DESCRIPTION OF THE PREFERRED EMBODIMENTS

The invention will now be described with reference to the drawings, wherein like reference numerals are used to refer to like elements throughout.

Referring now to FIG. 3, an RF coil array (herein referred to as an “RF coil”) in accordance with a preferred embodiment of the present invention is generally designated 20. The RF coil 20 is designed as a split-top array having two counter-rotating, helmholtz pairs 22 a, 22 b arranged orthogonally to constitute a quadrature pair designated as coil #1. In addition, the coil 20 includes a quadrature volume birdcage (coil #2) and a modified spoke type quadrature surface coil (coil #3), and includes coil-to-coil decoupling electronics. Only the coil outlines are shown , for brevity. All the coils are overlapped to maintain a minimum mutual inductance and hence minimal cross-talk. Coil #1 coverage originates from the arctic arch and extends to the brain stem. Coil #2 and coil #3 permit a combined coverage that originates from the c-spine and extends to the top of the head. Coils #1-#3 provide, as inputs/outputs, signals at terminals labeled CH1—CH3, respectively. The shaded areas include the preamplifiers 26, and coil-to-coil decoupling electronics 28 including the coil grounding. Low-noise preamplifiers 26 (NF<0.55 dB) are included in every channel CH1—CH3 to maintain high S/N. Passive coil-to-coil decoupling electronics that include the coaxial cable traps 28 serve three main functions, namely to (1) break any closed ground loops during RF transmit; (2) minimize any residual cross-talk between coils; and (3) permit an efficient multiple mode operation. A guard ring 30 serves as a common ground for the entire array.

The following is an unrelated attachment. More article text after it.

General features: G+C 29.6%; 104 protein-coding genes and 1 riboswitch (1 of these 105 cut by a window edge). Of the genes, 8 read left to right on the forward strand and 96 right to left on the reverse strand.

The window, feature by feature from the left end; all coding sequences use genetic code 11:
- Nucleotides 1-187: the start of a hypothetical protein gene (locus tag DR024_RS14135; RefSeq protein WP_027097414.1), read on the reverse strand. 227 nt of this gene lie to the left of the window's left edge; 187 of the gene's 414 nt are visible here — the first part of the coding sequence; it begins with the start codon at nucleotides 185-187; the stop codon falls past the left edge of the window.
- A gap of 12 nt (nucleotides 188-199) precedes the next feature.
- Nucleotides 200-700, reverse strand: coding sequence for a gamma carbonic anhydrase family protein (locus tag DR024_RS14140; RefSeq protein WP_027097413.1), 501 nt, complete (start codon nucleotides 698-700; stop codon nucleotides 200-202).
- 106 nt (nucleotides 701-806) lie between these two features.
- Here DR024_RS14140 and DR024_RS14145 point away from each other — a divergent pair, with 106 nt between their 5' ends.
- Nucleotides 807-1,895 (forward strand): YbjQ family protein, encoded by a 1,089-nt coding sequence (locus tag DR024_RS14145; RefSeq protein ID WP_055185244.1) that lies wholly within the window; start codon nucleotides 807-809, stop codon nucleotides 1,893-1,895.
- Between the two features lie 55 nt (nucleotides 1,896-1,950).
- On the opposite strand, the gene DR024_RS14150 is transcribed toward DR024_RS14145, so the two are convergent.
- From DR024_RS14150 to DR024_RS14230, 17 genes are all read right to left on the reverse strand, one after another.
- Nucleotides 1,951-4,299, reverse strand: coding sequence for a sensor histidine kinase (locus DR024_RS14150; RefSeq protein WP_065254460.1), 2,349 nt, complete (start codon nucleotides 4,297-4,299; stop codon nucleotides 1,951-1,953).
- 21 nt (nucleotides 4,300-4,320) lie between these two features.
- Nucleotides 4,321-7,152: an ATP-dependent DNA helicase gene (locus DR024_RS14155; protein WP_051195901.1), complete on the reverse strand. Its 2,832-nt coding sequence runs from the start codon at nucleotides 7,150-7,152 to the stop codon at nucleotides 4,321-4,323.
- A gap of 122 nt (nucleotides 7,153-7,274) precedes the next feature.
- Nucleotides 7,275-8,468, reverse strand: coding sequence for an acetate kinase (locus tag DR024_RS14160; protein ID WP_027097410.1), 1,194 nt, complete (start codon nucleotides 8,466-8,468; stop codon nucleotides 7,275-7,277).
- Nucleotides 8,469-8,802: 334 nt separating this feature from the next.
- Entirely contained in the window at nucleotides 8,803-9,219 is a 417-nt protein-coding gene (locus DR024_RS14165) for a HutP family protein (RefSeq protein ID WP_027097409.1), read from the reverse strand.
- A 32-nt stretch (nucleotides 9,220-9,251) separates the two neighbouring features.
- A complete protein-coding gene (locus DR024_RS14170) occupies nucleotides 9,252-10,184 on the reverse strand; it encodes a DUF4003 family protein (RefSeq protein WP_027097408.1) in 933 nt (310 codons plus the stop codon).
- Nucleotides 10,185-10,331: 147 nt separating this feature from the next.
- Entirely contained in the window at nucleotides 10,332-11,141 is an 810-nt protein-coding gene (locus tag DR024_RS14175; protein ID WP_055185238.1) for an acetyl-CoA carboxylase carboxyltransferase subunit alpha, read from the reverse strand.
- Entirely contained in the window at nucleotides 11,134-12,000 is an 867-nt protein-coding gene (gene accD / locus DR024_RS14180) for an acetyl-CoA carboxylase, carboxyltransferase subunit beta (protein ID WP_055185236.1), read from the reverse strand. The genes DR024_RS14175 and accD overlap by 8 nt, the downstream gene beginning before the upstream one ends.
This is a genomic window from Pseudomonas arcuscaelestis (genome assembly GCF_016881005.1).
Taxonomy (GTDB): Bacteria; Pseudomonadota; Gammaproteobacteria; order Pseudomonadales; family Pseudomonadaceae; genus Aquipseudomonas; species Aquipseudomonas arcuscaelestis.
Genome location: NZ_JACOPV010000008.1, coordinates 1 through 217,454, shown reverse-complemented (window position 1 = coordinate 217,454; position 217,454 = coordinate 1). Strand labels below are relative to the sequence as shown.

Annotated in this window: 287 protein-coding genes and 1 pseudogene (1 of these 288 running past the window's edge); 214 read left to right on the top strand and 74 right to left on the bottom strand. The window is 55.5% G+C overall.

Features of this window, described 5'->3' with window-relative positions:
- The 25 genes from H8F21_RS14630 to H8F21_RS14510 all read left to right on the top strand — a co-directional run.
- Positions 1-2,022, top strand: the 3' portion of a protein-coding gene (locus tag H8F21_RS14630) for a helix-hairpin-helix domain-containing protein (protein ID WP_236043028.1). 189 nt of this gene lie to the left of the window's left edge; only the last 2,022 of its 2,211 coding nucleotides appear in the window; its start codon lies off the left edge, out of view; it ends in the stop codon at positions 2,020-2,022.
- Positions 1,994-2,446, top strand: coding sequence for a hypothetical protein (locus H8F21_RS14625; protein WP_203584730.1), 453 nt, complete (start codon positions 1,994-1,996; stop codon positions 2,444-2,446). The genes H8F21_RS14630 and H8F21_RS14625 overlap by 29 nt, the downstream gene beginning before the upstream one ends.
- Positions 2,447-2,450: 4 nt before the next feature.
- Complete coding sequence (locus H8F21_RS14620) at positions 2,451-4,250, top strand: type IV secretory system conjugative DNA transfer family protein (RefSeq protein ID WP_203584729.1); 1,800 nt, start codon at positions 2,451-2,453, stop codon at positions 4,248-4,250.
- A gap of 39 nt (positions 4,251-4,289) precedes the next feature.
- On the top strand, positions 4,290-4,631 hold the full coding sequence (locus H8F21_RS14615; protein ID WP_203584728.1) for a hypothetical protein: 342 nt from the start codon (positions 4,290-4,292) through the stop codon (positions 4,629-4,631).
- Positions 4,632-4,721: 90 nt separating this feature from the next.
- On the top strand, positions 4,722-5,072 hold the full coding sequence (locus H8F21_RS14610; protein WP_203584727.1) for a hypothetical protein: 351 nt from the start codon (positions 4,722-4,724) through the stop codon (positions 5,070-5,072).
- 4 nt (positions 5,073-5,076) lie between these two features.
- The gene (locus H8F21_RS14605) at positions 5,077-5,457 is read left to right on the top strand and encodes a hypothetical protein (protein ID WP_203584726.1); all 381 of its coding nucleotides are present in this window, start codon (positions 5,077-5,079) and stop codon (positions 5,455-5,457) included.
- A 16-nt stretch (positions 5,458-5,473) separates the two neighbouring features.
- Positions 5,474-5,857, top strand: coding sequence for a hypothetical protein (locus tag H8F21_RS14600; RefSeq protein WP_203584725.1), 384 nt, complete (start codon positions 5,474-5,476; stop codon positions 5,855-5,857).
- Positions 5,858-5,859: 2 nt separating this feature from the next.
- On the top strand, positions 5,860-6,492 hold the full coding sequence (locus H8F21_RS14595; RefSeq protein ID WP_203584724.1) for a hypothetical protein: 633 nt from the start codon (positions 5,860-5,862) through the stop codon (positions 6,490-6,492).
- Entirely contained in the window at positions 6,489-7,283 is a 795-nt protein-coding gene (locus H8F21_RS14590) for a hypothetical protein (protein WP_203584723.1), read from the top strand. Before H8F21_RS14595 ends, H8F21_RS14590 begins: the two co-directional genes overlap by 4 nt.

As is discussed in greater detail below, the coil 20 represents a unique combination of several quadrature volume and surface coils. The coil 20 combines a modified quadrature surface coil design with an asymmetric overlap of the modified surface coil to the volume birdcage and unique coil-to-coil decoupling electronics.

The clinical features of the coil 20 are found in its multiple mode operation, viz., (1) head only studies H; (2) volume neck or c-spine studies N; and (3) extended FOV head and neck studies H&N. Depending on the operating mode, individual coils (coils #1-#3) in the array 20 can be turned OFF or ON by the programmable Transmit/Receive (T/R) driver in the MRI system. This array coil will be interfaced to a Picker 1.5T Edge Multichannel MRI system which is commercially available from Picker International, Inc., Highland Heights, Ohio, U.S.A.

By selectively enabling/disabling the coupling/decoupling circuitry in the respective coils, each of the coils #1-#3 can be selectively made resonant (ON) or non-resonant (OFF). Table 1 shows the status of each of the coils #1-#3 for the respective operating modes. Each of the coils #1-#3 is described in detail below.

TABLE 1
Individual Coil Status
Operating
Modes Coil #1 Coil #2 Coil #3
Head (H) OFF ON ON
Neck (N) ON OFF OFF
Head and Neck ON ON ON
(H & N)

B1 Field Simulations: